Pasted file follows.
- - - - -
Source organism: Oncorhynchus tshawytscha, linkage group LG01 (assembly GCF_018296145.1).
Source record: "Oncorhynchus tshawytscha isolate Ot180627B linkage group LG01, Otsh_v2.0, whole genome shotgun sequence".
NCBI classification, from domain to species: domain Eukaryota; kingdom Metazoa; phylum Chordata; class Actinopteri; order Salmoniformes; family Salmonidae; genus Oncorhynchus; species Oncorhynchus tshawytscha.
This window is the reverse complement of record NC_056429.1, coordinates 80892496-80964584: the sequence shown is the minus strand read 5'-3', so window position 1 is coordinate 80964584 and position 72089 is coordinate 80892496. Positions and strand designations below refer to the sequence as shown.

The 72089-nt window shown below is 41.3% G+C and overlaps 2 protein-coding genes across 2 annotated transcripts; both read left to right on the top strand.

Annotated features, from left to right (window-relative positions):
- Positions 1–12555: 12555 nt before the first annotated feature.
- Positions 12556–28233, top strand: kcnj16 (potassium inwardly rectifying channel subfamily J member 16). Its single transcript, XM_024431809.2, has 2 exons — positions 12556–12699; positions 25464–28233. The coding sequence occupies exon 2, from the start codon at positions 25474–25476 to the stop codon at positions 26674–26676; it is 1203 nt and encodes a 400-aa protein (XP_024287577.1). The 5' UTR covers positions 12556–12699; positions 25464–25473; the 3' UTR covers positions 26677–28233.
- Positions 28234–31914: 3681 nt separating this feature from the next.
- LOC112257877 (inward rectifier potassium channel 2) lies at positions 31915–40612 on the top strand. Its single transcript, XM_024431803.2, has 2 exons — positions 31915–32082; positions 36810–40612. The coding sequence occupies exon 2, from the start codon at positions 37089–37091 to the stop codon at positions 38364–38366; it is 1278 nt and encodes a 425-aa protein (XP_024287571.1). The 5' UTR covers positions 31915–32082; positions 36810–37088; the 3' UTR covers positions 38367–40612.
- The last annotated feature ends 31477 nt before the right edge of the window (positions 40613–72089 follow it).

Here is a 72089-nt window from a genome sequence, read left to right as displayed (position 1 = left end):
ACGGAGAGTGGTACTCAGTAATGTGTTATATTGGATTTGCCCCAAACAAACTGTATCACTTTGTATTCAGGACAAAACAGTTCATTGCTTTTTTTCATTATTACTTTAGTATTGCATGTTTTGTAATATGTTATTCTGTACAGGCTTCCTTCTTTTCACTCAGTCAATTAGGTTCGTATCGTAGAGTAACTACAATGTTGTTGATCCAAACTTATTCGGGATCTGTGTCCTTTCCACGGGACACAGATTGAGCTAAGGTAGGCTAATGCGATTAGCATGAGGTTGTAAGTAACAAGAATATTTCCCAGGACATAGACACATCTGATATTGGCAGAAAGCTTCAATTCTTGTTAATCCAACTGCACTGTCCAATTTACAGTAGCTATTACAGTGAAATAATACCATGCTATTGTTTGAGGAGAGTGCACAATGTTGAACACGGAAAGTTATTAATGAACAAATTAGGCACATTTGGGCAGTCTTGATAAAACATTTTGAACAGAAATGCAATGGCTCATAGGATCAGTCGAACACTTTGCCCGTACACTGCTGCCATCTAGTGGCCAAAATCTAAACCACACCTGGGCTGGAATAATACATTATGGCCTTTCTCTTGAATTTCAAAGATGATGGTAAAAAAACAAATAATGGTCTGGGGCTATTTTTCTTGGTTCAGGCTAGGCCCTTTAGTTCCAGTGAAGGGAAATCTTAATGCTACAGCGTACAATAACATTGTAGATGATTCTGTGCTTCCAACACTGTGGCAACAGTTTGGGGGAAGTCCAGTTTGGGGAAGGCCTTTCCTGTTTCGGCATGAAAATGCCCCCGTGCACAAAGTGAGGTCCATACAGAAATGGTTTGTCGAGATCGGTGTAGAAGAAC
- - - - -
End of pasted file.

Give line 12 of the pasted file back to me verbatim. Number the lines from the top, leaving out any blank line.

Here is a 72089-nt window from a genome sequence, read left to right as displayed (position 1 = left end):